Eliezer’s Struggle by Rabbi Benny Berlin

The shalshelet, a rare cantillation mark, appears only four times in the entire Chumash. Our Sages tell us that it indicates the existence of an internal struggle.

This is why the shalshelet mark looks and sounds the way it does – a long back and forth.

One of the four shalshelets appears in our Parasha. When Eliezer prays to God to help him find a suitable wife for his master’s son, it uses this rare cantillation mark with the words, “and he said,”
(Bereishit 24:12). What was the struggle that Eliezer was going through? It is not apparent from the pesukim.

Rashi lends some insight into the matter. In Eliezer’s recounting of the tale of how he met Rivkah, he tells her family his reaction to his master’s request: “Perhaps ( אלי ) the woman will not go after me?” (ibid. 39). The word “perhaps” ( אולי ) is always spelled with the letter vav except for this one place in the Torah. Rashi explains, “The word ‘perhaps’ is spelled here like ‘to me,’ (eilai) to allude to the following: Eliezer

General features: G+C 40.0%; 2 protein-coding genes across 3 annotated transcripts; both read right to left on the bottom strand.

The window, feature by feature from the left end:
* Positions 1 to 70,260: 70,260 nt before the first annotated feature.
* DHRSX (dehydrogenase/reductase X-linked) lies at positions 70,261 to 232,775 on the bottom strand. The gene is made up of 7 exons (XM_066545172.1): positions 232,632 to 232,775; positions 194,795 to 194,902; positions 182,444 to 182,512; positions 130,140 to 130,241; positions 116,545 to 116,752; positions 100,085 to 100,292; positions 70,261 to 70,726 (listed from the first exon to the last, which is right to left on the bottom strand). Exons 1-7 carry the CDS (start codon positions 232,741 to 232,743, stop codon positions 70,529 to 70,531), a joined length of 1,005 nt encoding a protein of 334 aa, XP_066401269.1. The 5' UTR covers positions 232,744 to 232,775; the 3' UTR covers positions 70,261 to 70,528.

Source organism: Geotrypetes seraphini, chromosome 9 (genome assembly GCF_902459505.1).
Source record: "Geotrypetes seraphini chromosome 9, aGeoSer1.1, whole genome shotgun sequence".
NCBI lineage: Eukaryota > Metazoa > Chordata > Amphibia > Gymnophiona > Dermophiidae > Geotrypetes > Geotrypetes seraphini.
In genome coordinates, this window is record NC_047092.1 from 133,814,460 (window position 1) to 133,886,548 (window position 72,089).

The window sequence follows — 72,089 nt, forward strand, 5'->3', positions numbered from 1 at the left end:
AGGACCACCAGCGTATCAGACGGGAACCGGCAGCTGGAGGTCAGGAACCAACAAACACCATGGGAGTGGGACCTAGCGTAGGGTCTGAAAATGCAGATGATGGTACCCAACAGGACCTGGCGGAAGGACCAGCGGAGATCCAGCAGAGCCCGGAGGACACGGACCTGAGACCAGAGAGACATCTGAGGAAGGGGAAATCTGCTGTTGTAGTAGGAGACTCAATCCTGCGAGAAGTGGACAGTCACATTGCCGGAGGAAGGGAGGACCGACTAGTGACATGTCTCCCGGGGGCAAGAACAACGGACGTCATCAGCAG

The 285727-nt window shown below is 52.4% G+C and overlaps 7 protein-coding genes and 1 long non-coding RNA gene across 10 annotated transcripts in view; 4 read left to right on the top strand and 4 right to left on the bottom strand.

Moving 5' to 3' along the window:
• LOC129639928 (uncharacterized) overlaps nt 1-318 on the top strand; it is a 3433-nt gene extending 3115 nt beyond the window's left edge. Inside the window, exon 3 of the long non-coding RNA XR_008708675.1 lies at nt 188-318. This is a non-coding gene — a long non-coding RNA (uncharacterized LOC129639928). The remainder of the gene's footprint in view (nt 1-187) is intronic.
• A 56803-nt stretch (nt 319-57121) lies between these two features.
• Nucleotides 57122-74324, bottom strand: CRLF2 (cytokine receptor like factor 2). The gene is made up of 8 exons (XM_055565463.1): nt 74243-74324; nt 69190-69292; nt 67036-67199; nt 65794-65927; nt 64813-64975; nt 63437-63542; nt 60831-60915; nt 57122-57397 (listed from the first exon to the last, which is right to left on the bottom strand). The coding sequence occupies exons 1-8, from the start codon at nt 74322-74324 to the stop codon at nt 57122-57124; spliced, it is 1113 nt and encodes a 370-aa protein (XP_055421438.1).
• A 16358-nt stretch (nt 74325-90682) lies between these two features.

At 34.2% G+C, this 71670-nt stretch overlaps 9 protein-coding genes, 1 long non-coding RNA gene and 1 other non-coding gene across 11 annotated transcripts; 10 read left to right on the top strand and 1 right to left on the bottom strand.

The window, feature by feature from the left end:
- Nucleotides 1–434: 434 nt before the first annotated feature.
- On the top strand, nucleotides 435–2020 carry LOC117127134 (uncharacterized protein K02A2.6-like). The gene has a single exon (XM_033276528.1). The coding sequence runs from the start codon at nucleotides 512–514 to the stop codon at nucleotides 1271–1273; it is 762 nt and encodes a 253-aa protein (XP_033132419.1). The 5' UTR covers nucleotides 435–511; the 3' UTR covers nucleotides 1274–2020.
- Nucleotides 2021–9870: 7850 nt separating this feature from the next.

had a daughter, and he was searching to find a pretext so that Avraham would tell him to turn to himself, to marry his daughter to Yitzchak.”

Yet, despite Eliezer’s personal desires, he found Rivkah for Yitzchak.

This is something we all go through from time to time, in our relationships with God, others, and even ourselves. We are going to have to determine when to put our needs and wants first, and when to remove
ourselves from the equation and let them go, no matter how right and noble they may seem. It is by no means a small or simple task; it is daunting and challenging. “Many designs are in man’s heart, but the
counsel of Hashem – only it will prevail.” (Mishlei 19:21)

Yehi ratzon milifnei Avinu Shebashamayim that Hashem should guide us to great triumphs over the fierce challenges that face us, and that we should receive an outpouring of blessing without end when we do.